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Everyone smiles when they see a VW “Type 2” van. The more windows, the bigger the smile. The Type 2 certainly wasn’t fast, but it was versatile and reliable. Owners loved them. Being a VW owner in the 1950s and 1960s was the equivalent of being an Apple owner 20 years ago, or perhaps a Tesla owner today. You marched defiantly to a different drummer.
I’ve been looking forward to the opportunity to sculpt my tribute to the legions of air-cooled VW fans. The fans seem as passionate today as I remember them in-period. My mother and father had an early “small-window” VW Beetle before I was born. Dad almost took the plunge to be a VW salesman, but ended up selling other wares.
Growing up in suburbia, my exposure to VWs was typically as some other family’s second car. I recall the Beetle competing against small French and British cars in the late 1950s and early 1960s. The Beetle’s engine noise was unmistakable, if not overly-inspiring.
Come my early college days, the year I lived on-campus, Rob was the only one in our group who had a car. He loved his yellow Super Beetle, and we all loved the available transportation. Chipping in for gas was cheap too. I hope you are well Rob, wherever you are.
Later in my college days, I worked part-time at a specialty used car dealer. Our usual fare were BMWs, Porsches, Jags, Alfas and MGs. An older, but mint, VW Westphalia camper van came through the lot. The owner of the dealership was kind enough to lend the van to me for a long-weekend camping trip with a young lady friend.
Driving a Type 2 meant thinking ahead of any incline of how to stay out-of-the-way of traffic. Having to stop often to soap up the noisy engine fan belt was another novel VW idiosyncrasy. Once the Westphalia got to the camping ground, it excelled for two.
Then, later in my university career, while training in New Zealand, another young lady with a two-toned 1966 VW Bug named Trudi (the car, not the young lady) found me. If you hustled Trudi through the corners the chassis had enough flex that the outside door could unlatch itself and fly open. Thankfully, someone had installed lap belts in this 1966 VW.
So, I’ve got close to drinking the VW Kool-Aid, but I never owned one. We can infer the esteem a model is held from the nature and number of its nickname(s). Consider for just the Type 2, Kombi, microbus, hippie van and Samba.
I’ll assume readers know the basics of the pre-war Bug story, with its design by independent consultant engineer Dr. Ferdinand Porsche. The new plant the Reich built at Wolfsburg produced very few cars from May 1938, before converting to war needs.
Post-war Wolfsburg was in the British-controlled administrative area of West Germany. The British knew affordable transportation would be needed for the recovery of the German economy. They had control of the bombed-out government-owned VW plant. Unemployment was staggering.
Some Brit with William Shatner-like charisma said “make it so”, and the crew did. Over the next decade, more than a million cars would be Wolfsburg-produced. The German government held the IPO sale of company stocks in 1960. Seventy years later Wolfsburg is still the largest car plant in the world.
Ben Pon had become the Dutch importer for VW by 1949. He is generally credited with originating the Type 2 Van concept, and was the catalyst for the first prototypes. The engine power available in 1949 was far less than even my borrowed Westphalia’s. To mitigate that limitation, the Type 2 prototypes were sent to the University of Berlin wind-tunnel for aerodynamic improvements.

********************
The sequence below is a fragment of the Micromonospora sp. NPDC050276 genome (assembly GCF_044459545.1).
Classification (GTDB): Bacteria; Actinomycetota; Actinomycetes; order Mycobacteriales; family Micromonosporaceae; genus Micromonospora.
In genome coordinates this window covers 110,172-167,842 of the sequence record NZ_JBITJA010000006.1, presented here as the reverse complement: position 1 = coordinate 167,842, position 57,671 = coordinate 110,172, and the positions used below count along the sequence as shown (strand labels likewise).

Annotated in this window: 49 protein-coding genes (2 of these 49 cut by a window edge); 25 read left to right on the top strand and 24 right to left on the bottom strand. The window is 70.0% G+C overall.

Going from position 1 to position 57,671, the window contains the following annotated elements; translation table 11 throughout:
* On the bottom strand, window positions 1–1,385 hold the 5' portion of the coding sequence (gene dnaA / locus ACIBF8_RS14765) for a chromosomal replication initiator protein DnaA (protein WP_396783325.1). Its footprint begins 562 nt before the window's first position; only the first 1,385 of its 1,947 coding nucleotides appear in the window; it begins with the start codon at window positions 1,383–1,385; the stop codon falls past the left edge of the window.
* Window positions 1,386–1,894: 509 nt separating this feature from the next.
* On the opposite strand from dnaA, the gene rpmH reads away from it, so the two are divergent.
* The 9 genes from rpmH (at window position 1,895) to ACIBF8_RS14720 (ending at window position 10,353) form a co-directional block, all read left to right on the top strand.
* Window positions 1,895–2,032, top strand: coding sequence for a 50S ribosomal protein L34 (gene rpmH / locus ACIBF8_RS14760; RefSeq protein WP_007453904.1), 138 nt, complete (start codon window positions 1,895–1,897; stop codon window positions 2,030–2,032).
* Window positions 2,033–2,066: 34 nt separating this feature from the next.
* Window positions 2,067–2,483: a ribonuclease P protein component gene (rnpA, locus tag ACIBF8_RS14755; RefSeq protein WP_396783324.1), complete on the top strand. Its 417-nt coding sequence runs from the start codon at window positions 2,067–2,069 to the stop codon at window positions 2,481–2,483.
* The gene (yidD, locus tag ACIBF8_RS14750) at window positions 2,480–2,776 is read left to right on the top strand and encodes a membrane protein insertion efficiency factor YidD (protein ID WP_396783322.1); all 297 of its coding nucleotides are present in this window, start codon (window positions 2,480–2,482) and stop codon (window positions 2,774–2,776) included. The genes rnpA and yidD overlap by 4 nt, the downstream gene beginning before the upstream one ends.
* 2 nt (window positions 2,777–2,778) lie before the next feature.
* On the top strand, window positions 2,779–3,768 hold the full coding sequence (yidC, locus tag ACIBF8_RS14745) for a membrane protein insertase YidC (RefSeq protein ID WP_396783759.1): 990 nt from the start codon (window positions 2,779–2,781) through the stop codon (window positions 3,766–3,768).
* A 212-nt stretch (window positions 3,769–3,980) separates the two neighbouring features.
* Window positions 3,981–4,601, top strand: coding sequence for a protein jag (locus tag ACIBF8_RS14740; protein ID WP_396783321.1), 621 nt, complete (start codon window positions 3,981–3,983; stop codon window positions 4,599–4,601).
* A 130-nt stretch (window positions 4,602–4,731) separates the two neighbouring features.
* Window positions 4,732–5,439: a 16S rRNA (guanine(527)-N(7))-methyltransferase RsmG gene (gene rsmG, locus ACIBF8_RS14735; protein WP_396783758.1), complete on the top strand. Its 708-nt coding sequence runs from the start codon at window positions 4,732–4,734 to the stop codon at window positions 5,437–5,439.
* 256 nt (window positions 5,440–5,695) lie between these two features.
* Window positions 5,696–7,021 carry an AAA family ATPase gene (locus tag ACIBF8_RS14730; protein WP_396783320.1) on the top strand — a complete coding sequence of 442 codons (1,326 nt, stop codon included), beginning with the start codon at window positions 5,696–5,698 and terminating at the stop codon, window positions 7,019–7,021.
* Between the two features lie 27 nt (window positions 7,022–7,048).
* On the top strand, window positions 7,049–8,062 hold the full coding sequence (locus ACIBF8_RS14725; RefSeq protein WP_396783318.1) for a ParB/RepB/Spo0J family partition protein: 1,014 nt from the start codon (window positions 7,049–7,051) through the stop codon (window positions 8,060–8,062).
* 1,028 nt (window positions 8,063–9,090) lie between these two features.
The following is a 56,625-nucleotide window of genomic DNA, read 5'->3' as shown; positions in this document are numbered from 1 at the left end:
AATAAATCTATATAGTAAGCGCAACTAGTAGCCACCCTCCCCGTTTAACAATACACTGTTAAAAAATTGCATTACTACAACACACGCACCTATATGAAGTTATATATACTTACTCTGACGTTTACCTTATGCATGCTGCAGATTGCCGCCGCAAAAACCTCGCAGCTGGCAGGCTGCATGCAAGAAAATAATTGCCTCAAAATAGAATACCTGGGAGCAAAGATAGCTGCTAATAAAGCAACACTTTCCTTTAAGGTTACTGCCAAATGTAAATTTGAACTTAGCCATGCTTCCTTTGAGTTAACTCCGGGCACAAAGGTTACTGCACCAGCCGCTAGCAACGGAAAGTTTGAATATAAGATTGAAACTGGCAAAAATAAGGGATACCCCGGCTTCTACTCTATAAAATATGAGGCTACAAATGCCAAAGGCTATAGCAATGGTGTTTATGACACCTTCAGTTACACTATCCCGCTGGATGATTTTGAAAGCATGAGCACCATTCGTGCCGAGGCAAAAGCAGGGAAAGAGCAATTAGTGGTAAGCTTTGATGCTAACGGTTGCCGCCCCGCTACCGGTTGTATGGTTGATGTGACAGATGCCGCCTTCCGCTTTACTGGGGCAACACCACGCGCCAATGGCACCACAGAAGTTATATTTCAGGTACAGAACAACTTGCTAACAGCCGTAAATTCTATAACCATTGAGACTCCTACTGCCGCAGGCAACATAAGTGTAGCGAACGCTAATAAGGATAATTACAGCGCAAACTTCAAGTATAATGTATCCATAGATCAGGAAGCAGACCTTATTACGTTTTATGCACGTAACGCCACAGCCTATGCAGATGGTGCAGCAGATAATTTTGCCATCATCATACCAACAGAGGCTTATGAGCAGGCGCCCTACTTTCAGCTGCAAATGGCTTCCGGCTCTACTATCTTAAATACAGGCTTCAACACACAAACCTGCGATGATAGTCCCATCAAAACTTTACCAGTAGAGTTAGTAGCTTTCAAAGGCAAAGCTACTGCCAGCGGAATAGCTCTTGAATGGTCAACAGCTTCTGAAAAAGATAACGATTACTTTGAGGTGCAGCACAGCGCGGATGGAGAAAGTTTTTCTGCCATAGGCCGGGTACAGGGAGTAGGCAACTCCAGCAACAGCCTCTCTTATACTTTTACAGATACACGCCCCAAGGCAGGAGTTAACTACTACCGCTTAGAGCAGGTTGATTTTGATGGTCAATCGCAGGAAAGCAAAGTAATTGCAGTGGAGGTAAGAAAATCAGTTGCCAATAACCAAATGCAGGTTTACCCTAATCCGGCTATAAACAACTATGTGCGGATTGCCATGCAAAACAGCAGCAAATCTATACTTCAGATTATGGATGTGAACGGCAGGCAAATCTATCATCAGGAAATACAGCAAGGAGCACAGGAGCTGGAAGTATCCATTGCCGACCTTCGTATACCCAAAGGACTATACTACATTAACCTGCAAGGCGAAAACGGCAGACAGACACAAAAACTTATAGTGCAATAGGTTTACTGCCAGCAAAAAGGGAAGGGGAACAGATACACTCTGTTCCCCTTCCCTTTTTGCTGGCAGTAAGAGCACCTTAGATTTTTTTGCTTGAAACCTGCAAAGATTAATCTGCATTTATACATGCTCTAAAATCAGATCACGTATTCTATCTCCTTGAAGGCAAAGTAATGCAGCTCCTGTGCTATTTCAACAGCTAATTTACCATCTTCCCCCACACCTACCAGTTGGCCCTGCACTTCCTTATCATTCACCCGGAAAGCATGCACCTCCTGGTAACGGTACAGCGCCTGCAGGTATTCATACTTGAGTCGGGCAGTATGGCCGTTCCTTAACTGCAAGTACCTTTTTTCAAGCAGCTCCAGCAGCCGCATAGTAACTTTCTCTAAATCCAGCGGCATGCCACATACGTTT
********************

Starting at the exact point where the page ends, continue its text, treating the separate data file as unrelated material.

(Ben Pon comes up again in my sculpting, see the Ping Pon Porsche 904 sculpture, https://kellensilverthornsculptures.com/sculptures/ping-pon/).
Though the Type 2 ended up with the same wheelbase as the Bug, it is not the same chassis. The Type 2 is built to a 750 kg / 1650 lb load carrying capacity. As well, while the Bug is a form of body-on-frame, the Kombi is more towards a unibody construction.
The Samba won the hearts of many tradesmen, merchants, tourists, and parents with large families. In the latter 1960s it was also the poster-child for the counter-culture of drugs, sex, and rock n’ roll. Trekking to Woodstock in your VW hippie van would have been the zenith of it all. Unfortunately, I was six years behind all that, and when I did come of age, then in a V8-powered tri-tricolor Econoline 100 shaggin’ wagon — but that’s a story for another sculpture.
Since the replacement of the air-cooled VWs in the developed world in the mid-1970s, VW has looked for ways to recapture the Kool-Aid effect of the Beetle and Type 2, with some success. We may have to wait for the electric I.D. Buzz model from VW to recapture the Type 2 microbus’ allure.
The “cream” in the Wolfsburg Cream Sickle is Statuario marble from Carrera, Italy. This is the same marble figurative sculptors use for their nudes, or cupids …. Yes, even that Michelangelo guy with young David. The stuff (the stone) is a dream to sculpt. Most sculptors prefer the “matte with sparkles” appearance you acheive with Statuario at 100-300 grit finish.
The orange in the Cream Sickle is orange calcite from Utah, USA. Calcite, along with dolomite, are the main divisions of the marble family.
Orange calcite has several interesting properties. When thick and polished, orange calcite is opaque with a waxy or even plastic-appearing finish. When thinner and polished, it becomes more yellow, more translucent, and less waxy in its finished appearance. For sculptures that are not overly large, under lighting can add a lava lamp-like dimension, aiding in the cream sickle motif.